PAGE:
Our study shows that although caffeine acts as a respiratory stimulant in late-preterm infants, it does not seem to have a clear short-term CNS stimulant effect. Caffeine reduced the number of apneas, increased the frequency of arousals to hypoxia, improved SpO2 baseline, and decreased the 95th percentile EtCO2 level. The effect on hypoxia-related arousals was more pronounced in REM than in NREM sleep. Caffeine treatment did not have a clear short-term effect on sleep. After the onset of caffeine treatment, sleep stage distribution, sleep efficiency, frequency of sleep stage transitions, appearance of REM periods, and the high number of spontaneous arousals remained unaffected. We suggest that the increase in arousal tendency to hypoxia is due to an increase in hypoxic ventilatory drive rather than an increased general arousability.

The effect of caffeine on sleep

It is generally assumed that after 27–28 weeks of gestational age premature infants start to exhibit defined sleep states or stages17,28,29. REM sleep is clearly established in infants older than 30 weeks of gestation30. Sleep is an important state in the development of infants. In animal studies, especially the development of REM sleep is necessary for normal brain development. Deprivation of REM sleep in newborn rats causes, for example, anxiety and disturbed sleep, and a lack of brain plasticity in adulthood14.

Although caffeine has a clear effect on sleep quality in adults1, the impact on sleep in preterm infants is not as evident. There are some studies concentrating on this topic showing contradictory results18,19,20,21,22,23,24,25. An observational study by Thoman et al.18 implied that preterm infants previously treated with theophylline spend less time in active sleep than controls or full-term infants. Similar findings with caffeine were noted by Koch et al.23 during caffeine treatment with an observational study setup. They found caffeine to increase wakefulness and alertness by decreasing active sleep while the amount of quiet sleep remained unchanged during the first five days of caffeine treatment. In contrast, a polygraphic study by Dietrich et al.19 in nine preterm apneic infants showed just the opposite finding shortly after acute caffeine administration. Hayes et al.24 demonstrated in a video and polygraphic setting that preterm infants who had been treated with methyxanthines for more than 5 days had lower arousal rates and shorter duration of sleep-related spontaneous movements than controls.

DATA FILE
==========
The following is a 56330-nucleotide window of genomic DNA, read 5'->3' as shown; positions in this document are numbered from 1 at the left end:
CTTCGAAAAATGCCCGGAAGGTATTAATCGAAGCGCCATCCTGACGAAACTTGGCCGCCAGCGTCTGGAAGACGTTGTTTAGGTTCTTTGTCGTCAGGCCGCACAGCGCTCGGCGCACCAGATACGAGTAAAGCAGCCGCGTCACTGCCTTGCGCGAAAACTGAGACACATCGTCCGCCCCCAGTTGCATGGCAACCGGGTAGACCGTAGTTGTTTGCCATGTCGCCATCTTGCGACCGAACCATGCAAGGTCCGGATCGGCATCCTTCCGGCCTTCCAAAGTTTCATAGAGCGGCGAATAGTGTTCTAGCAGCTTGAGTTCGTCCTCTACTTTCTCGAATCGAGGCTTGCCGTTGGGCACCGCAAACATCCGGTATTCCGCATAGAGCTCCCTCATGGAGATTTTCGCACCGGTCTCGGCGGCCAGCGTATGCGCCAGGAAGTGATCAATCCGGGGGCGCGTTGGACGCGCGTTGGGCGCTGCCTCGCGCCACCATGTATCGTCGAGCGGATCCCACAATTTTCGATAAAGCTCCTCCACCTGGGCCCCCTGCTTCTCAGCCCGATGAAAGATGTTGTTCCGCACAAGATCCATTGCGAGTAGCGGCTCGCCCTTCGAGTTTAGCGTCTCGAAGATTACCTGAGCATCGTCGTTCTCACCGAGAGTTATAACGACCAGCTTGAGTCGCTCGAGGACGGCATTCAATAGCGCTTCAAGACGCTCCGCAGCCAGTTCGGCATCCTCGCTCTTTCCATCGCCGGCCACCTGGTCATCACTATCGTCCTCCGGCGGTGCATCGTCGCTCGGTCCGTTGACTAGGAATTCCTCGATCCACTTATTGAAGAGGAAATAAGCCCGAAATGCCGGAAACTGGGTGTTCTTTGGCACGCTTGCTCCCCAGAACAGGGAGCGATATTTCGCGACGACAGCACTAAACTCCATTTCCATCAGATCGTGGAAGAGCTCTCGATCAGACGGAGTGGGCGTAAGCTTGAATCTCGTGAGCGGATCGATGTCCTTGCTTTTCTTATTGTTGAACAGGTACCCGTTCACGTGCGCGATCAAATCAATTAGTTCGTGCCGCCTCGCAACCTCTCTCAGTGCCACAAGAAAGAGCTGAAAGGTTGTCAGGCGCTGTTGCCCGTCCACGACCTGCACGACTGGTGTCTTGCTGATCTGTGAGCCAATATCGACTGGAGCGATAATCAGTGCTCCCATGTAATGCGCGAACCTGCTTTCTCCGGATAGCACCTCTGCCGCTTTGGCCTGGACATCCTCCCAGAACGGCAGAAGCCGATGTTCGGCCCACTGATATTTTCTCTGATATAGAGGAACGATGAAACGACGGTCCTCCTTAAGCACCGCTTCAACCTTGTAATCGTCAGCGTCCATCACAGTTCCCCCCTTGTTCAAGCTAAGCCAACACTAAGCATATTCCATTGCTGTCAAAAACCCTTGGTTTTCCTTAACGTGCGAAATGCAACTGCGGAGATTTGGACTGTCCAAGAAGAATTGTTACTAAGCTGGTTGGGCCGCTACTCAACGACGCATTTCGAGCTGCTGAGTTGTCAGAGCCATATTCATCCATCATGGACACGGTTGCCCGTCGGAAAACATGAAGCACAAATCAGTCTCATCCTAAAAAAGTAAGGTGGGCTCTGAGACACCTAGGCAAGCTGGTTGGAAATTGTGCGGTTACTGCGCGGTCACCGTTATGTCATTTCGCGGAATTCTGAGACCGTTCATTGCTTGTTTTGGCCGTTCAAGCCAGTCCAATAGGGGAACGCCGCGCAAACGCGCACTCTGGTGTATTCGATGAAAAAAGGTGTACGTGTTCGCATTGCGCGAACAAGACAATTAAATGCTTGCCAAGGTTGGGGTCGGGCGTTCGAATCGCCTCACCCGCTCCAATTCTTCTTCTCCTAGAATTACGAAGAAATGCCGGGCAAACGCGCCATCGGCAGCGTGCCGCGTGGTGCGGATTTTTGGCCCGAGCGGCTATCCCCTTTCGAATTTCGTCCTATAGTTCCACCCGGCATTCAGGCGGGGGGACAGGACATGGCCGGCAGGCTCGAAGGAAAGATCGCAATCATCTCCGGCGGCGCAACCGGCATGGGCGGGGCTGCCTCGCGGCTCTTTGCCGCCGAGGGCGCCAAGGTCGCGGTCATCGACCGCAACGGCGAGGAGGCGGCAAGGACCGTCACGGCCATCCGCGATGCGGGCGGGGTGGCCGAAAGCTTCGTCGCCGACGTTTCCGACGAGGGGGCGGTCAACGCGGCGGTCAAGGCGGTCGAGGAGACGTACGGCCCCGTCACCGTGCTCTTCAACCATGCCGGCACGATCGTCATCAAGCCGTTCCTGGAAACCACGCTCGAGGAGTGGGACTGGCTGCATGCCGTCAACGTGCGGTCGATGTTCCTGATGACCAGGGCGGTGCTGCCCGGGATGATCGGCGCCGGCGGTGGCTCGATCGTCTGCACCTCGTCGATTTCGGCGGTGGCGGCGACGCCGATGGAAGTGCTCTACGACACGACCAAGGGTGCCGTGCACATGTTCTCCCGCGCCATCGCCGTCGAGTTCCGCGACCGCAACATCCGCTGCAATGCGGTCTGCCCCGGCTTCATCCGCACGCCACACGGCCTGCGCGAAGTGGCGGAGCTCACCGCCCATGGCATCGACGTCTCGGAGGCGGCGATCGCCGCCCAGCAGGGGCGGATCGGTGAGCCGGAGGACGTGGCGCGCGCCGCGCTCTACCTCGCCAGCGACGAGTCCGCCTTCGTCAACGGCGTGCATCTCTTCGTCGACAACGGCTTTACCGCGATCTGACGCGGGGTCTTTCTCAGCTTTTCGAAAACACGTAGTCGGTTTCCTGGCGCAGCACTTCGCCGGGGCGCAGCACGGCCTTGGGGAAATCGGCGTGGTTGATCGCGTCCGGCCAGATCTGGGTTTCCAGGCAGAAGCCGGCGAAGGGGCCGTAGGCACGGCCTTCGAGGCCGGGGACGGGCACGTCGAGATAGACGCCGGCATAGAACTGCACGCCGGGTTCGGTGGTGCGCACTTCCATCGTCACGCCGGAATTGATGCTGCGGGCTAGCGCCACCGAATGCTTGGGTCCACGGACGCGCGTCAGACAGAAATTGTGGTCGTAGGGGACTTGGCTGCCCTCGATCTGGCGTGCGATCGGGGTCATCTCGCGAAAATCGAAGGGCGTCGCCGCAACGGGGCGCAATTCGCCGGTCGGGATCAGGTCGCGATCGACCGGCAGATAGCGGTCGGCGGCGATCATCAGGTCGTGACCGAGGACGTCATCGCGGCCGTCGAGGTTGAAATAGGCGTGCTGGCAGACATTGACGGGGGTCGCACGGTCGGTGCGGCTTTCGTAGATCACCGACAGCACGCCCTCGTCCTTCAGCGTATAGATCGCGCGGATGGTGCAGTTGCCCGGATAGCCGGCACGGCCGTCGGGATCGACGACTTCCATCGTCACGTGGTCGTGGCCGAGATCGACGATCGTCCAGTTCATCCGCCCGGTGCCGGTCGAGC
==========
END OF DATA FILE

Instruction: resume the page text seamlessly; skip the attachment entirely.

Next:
A PSG based study of Curzi-Dascalova et al.20 performed during maintenance caffeine treatment had findings similar to our short-term results showing that caffeine treatment does not have a clear effect on sleep. A loading dose of caffeine was given a minimum 3 days in advance. The findings of Curzi-Dascalova et al. are supported by other small studies both with investigations of chronic and short-term methylxanthine treatment20,21,22. The CAP (caffeine for apnea of prematurity) trial showed with neurocognitive testing, PSG, actigraphy, and sleep questionnaires that caffeine treatment for apnea of prematurity (AOP) and AOP prevention has positive long-term neurocognitive action without long-term effects on sleep at ages 5–12 years7,8,9,31.

Most of the few studies of the effects of methylxanthines on sleep in preterm infants have been conducted during maintenance methylxanthine treatment20,21,23,24,25. Only a few have investigated short-term effects of caffeine as in the current study19,22,23. Koch et al.23 studied both short-term and maintenance treatment of five days. At the beginning of caffeine treatment, due to slow elimination in (preterm) infants, caffeine levels accumulate. After 5–7 days, caffeine concentration starts to slowly decrease due to an increase in caffeine clearance32.

The effect of caffeine on arousal to apneas and desaturation

We show that caffeine significantly reduces the number of apneas and hypoxic episodes. Arousal responses to apneas remain unaffected but caffeine increased the frequency of arousals to hypoxic events. Thoppil et al.25 found similar results with maintenance theophylline treatment. However, in the current study, even during caffeine treatment the rate of arousal to desaturation of a minimum 5% (units) from baseline SpO2 was only 24% in REM sleep and 3% in NREM sleep. Our results concur with previous studies showing hypoxia often to fail in causing arousals in infants, especially in NREM sleep27,33,34. As the number of spontaneous arousals remained unaffected by caffeine, we suggest the increased arousal frequency to hypoxia to be due to an increase in hypoxic ventilatory drive instead of an increase in general arousability.

Caffeine mechanism of action

Caffeine is a CNS and respiratory stimulant1. Both actions are supposedly mediated though antagonizing adenosine receptors A1 and A2A1,35. In adults and adolescents, caffeine alters sleep quality by reducing total sleep time, reducing sleep efficiency, prolonging sleep latency, and reducing subjective sleep quality1. Preterm and term infants are commonly exposed to caffeine during fetal life through the placenta, and after birth through breast milk. Caffeine treatment is currently a part of common practice for prevention and treatment of apneas in preterm infants born at less than 34 weeks of gestation5. As treatment for apneas or their prevention, caffeine doses are at least 10-folds greater than through exposure from breast milk. With these high dosages, caffeine likely affects adenosine A3 receptors and GABA receptors in addition to A1 and A2A receptors in the CNS36.

Caffeine is metabolized and excreted differently in preterm and term infants than in older children and adults. Preterm infants excrete most caffeine through the kidneys without significant liver metabolism. The hepatic metabolism takes over the direct excretion by 6–8 months of life. Because unmetabolized caffeine is excreted slowly, the half-life of caffeine in preterm and term infants ranges from 40–230 h, decreasing to adult levels of 2–5 h during the first year of life37,38. We find it unlikely that delayed excretion and a longer half-life would explain the differences in action of caffeine between preterm infants and adults. Yet, the differences in direct CNS mechanism of action seems evident.